Local Biotechnologist Comments on American Advisory | Should Barbadians be Concerned About ELEVATED Levels of Bacteria in the Water? | Should Food Establishments on the South Coast be Closed by Government?

David Estwick – Minister of Water

Dr. Robert D. Lucas

Dun-Low lane

Bridgetown

Barbados, BB11157

robertd.lucas@gmail.com

Tel.246-426-6512

28th, January2018

The Editor

Barbados Underground

Bridgetown, Barbados

West Indies

Dear Sir/Madam,

A press conference was held on the 26th. January that sought to clear the air over the discrepancies in microbial findings and interpretation of the potable water quality on the south coast of Barbados. The Americans found that there were elevated counts of microorganisms (this was not refuted by the local authorities) and advised their citizens to boil the water before drinking it. The Barbados’ government position is that Salmonella, coliforms and E.coli (fecal indicator (FI) organisms) were not detected and therefore the potable water on the south coast complied with the World Health Organization’s (WHO) guidelines. The press conference was aired live on the Voice of Barbados (VOB), and it was admitted by the Barbados Water Authority (BWA) that it had increased the level of chlorine added to the potable water supply on the south coast of Barbados. It was disclosed by the Minister of Health, that he became particularly concerned when it was revealed by the Americans that the advisory affected the area where he lives among other areas (it appeared that he was only interested in saving his own hide).

The following is written in the public interest. Let me start by saying that the Americans are correct in the position that they have adopted and that the local authorities are skating on thin ice, as I will now show…

There are other fecal indicator organisms also recognized by WHO. These are fecal streptococci, Clostridium perfringens among others. What are of importance from a microbial aspect of the above disclosures are the elevated numbers of organisms detected and the increasing levels of chlorine being used. When added to water, chlorine forms chlorous acid, which is able to penetrate bacterial cell walls, and disrupts protein synthesis resulting in death. It also attacks organic matter and indeed this is one of the drawbacks when using chlorine based-disinfectants. In other words, the greater the organic matter load of water, the greater the amount of chlorine which has to be used to attain a specific disinfectant level Fecal matter is highly organic in nature and therefore it is correct for the local authorities to up the levels of chlorine used. The problem, however is that the exact amount of fecal matter seeping into the potable water cannot be ascertain plus the microorganisms continue to grow and multiply and therefore estimates have to be made. This is starkly revealed by the elevated counts obtained by the Americans. From the disclosure the following events have occurred. Note we are dealing with hard science not law, economics or political science.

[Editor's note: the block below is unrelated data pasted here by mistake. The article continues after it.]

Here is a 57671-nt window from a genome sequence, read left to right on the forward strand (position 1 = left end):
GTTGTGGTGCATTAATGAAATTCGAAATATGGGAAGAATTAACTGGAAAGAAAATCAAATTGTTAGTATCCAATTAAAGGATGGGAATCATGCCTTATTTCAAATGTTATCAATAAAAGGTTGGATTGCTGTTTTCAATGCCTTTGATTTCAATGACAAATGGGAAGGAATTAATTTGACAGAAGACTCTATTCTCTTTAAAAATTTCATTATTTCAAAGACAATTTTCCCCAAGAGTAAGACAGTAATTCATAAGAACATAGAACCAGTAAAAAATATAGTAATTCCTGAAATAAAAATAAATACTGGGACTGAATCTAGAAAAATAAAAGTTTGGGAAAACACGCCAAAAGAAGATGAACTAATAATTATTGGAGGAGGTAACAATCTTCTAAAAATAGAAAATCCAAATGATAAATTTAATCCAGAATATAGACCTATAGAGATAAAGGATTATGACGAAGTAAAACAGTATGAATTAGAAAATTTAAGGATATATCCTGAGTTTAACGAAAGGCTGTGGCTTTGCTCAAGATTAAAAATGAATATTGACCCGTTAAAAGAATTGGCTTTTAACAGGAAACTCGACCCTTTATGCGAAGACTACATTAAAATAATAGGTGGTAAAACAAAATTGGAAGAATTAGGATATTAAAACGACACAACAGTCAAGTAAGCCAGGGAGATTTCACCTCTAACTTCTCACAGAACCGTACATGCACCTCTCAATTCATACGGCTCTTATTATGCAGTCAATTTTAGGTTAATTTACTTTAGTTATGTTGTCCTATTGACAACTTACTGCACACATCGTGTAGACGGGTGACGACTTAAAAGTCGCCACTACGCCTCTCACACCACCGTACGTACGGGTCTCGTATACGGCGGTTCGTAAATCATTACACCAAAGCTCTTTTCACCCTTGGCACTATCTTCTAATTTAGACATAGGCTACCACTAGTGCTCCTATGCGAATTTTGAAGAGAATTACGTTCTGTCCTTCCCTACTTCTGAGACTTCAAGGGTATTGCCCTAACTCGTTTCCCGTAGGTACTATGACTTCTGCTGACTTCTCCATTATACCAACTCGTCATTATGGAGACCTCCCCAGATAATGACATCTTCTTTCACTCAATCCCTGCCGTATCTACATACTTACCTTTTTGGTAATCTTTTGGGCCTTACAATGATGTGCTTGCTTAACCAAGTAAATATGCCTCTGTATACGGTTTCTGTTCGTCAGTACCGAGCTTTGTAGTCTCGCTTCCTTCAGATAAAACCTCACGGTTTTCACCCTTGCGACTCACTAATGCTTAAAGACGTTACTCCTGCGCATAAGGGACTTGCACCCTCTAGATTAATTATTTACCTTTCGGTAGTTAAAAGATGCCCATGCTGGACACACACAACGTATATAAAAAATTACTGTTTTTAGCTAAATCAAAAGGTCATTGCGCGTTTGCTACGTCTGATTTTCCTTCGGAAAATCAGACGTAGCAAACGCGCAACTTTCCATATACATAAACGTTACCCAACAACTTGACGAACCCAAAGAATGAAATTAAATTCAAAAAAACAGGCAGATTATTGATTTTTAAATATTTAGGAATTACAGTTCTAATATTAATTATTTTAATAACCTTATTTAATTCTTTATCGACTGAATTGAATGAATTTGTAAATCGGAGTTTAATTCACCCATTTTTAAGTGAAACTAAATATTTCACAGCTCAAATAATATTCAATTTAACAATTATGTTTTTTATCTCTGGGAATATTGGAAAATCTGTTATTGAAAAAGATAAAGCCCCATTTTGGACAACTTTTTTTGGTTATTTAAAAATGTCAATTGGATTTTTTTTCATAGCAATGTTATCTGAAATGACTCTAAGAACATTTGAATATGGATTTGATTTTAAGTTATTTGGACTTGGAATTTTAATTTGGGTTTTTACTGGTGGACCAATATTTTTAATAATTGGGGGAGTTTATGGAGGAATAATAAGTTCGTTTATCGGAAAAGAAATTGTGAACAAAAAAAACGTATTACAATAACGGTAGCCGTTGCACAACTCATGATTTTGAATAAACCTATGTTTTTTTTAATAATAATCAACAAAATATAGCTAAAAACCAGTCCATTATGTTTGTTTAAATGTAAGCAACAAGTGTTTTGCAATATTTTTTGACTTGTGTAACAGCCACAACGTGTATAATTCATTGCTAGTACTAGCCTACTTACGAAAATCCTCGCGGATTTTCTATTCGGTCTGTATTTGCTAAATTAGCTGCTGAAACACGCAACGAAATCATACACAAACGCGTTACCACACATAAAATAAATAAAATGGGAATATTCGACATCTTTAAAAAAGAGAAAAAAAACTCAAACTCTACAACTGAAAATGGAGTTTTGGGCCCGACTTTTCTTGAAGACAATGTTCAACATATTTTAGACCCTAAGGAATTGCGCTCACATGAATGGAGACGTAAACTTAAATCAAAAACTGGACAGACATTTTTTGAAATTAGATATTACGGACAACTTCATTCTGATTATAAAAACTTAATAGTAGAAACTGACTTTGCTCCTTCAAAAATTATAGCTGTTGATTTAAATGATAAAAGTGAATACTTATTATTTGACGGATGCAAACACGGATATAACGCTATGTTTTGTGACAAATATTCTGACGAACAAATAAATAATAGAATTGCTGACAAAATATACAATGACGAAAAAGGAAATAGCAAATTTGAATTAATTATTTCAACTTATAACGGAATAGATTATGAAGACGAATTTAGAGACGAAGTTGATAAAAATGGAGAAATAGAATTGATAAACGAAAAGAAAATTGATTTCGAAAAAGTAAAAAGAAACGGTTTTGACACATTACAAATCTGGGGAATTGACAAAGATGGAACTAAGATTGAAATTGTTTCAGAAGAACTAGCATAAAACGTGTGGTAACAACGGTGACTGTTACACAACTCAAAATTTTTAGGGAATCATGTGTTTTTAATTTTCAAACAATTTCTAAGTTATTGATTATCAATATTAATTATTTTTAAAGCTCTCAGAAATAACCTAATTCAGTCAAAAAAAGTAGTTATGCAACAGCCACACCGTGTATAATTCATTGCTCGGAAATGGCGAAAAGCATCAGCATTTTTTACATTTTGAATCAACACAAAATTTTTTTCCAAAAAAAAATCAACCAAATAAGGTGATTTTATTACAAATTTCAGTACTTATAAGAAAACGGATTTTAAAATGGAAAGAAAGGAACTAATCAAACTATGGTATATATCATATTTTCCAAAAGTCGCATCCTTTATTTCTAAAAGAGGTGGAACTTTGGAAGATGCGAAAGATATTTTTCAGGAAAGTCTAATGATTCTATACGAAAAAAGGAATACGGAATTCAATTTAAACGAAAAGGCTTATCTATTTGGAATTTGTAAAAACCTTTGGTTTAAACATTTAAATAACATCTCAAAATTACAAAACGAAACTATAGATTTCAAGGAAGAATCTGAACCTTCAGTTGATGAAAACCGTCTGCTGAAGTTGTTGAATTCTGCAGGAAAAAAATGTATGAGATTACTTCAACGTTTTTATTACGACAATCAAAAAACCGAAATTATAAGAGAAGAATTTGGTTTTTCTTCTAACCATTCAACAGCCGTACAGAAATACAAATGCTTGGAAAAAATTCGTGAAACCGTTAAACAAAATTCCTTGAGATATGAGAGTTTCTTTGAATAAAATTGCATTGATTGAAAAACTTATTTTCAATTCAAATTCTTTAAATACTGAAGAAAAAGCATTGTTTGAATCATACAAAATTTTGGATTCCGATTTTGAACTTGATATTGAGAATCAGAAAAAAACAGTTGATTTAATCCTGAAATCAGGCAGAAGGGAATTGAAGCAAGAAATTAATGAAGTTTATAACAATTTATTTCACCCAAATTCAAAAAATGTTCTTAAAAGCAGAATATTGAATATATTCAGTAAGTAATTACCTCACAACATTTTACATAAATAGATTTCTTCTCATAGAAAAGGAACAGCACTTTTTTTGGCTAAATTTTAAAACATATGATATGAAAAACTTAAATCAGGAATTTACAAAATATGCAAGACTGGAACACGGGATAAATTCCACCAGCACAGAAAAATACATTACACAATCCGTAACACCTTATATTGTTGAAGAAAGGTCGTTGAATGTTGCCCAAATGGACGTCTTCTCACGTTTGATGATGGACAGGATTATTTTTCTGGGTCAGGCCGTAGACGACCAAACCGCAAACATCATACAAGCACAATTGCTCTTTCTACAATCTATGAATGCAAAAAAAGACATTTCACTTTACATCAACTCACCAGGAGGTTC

1. There was a high level of organic matter present in the water (could be fecal in nature or derived from food processing operations) and most of the chlorine disinfectant was used up in reacting with it.

2. Microorganisms were present at what is known in microbiology at levels too numerous to count (TMC); and since microorganisms are organic in nature, the disinfectant was not present at concentrations adequate to destroy all of them.

3. A combination of one and two occurred.

There is a risk associated with the use of chlorine as a disinfectant at high concentrations. At 200 parts per million (ppm) there is no carcinogenic risk associated with its use. At 1000 ppm chlorine is carcinogenic. BWA must in the public interest state what levels of chlorine have been used in an effort to achieve safe potable water.

Increasing levels of disinfectants increase the selective pressure on microorganisms and can result in pathogenic genes being passed from pathogenic organisms to non-pathogenic ones creating unwanted problems.

In any event, elevated levels of microorganisms indicate that something is wrong and the absence of the presence of fecal indicators does not preclude their presence at some time prior to the testing. The local authorities should therefore advise citizens in the affected areas to boil their drinking water, given that at the same press conference, the BWA admitted that the situation was getting worse.

The local authorities have been keeping a lot of noise about the gastroenteritis outbreak not being associated with the sewerage problem. They have not demonstrated the following:

Koch’s Postulates

Four criteria that were established by Robert Koch to identify the causative agent of a particular disease, these include: